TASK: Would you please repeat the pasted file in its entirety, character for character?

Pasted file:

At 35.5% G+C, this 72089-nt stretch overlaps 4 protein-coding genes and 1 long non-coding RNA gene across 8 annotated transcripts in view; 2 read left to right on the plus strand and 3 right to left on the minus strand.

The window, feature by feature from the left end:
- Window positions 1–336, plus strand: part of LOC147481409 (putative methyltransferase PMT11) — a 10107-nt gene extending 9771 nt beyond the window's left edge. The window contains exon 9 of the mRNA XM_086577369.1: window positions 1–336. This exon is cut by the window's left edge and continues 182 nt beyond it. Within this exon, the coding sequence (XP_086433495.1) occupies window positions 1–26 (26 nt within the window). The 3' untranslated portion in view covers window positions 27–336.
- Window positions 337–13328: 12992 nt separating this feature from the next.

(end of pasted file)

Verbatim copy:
At 35.5% G+C, this 72089-nt stretch overlaps 4 protein-coding genes and 1 long non-coding RNA gene across 8 annotated transcripts in view; 2 read left to right on the plus strand and 3 right to left on the minus strand.

The window, feature by feature from the left end:
- Window positions 1–336, plus strand: part of LOC147481409 (putative methyltransferase PMT11) — a 10107-nt gene extending 9771 nt beyond the window's left edge. The window contains exon 9 of the mRNA XM_086577369.1: window positions 1–336. This exon is cut by the window's left edge and continues 182 nt beyond it. Within this exon, the coding sequence (XP_086433495.1) occupies window positions 1–26 (26 nt within the window). The 3' untranslated portion in view covers window positions 27–336.
- Window positions 337–13328: 12992 nt separating this feature from the next.